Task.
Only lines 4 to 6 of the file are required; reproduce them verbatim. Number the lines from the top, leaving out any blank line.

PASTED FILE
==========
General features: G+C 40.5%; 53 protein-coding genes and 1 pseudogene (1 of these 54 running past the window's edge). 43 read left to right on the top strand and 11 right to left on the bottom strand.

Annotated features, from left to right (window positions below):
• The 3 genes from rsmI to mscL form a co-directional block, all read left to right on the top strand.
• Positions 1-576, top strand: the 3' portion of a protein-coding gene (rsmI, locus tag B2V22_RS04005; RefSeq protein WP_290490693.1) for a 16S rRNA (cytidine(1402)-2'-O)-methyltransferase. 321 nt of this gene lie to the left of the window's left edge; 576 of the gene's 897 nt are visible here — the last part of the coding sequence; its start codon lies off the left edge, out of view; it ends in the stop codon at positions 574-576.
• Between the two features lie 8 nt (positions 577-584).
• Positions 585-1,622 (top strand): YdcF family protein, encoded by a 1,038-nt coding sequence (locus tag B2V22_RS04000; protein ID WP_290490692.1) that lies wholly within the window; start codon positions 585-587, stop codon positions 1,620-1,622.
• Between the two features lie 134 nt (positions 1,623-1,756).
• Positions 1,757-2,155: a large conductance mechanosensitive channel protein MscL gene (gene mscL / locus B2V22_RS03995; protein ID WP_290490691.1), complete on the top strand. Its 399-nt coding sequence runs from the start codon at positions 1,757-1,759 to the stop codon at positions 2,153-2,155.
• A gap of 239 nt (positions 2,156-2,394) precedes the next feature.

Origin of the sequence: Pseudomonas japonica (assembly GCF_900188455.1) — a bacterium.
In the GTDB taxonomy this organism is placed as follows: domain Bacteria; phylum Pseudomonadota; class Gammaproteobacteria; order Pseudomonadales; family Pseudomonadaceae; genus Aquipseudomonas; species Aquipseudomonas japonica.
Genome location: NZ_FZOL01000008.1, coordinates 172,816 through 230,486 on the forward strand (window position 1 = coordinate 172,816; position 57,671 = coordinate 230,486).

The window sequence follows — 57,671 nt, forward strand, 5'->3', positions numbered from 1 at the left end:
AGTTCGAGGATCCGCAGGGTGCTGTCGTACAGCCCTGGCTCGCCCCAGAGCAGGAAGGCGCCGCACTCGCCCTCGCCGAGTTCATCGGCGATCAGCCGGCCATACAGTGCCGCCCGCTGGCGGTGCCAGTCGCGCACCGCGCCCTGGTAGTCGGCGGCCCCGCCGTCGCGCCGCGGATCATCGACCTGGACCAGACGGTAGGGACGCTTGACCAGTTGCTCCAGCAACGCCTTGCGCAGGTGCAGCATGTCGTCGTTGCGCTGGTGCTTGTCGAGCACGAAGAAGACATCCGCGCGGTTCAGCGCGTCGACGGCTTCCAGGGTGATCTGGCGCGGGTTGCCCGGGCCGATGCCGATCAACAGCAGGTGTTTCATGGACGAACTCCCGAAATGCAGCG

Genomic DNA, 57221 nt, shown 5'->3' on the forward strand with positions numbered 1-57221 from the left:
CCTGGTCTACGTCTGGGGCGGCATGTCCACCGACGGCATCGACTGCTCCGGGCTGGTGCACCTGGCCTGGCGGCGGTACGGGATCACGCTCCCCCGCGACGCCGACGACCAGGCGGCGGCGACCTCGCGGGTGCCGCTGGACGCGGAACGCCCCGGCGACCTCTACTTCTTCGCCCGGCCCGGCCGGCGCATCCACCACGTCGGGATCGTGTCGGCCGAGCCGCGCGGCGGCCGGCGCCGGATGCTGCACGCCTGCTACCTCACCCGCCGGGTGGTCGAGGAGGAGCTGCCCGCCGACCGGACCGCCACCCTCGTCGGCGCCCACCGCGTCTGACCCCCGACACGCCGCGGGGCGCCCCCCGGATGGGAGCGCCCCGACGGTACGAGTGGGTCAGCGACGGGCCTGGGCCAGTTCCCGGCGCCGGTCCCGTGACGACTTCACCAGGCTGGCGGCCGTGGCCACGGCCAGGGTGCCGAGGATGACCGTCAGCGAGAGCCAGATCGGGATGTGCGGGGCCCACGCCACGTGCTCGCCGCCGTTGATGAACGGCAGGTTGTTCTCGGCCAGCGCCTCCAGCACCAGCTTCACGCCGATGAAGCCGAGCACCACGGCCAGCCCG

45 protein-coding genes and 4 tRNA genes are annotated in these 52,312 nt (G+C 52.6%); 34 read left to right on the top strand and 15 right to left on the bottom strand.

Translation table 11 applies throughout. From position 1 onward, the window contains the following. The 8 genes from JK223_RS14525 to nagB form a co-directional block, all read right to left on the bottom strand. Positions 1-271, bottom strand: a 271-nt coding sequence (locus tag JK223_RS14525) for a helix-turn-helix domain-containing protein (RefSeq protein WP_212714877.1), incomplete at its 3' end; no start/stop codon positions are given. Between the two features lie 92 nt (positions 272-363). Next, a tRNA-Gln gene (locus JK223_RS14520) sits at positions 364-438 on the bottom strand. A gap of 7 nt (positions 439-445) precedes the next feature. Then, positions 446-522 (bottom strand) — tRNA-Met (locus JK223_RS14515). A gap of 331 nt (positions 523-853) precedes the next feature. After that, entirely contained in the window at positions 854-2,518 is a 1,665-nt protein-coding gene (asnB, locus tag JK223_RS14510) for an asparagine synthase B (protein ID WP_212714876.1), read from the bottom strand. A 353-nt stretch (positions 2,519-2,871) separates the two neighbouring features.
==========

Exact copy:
• Positions 1-576, top strand: the 3' portion of a protein-coding gene (rsmI, locus tag B2V22_RS04005; RefSeq protein WP_290490693.1) for a 16S rRNA (cytidine(1402)-2'-O)-methyltransferase. 321 nt of this gene lie to the left of the window's left edge; 576 of the gene's 897 nt are visible here — the last part of the coding sequence; its start codon lies off the left edge, out of view; it ends in the stop codon at positions 574-576.
• Between the two features lie 8 nt (positions 577-584).
• Positions 585-1,622 (top strand): YdcF family protein, encoded by a 1,038-nt coding sequence (locus tag B2V22_RS04000; protein ID WP_290490692.1) that lies wholly within the window; start codon positions 585-587, stop codon positions 1,620-1,622.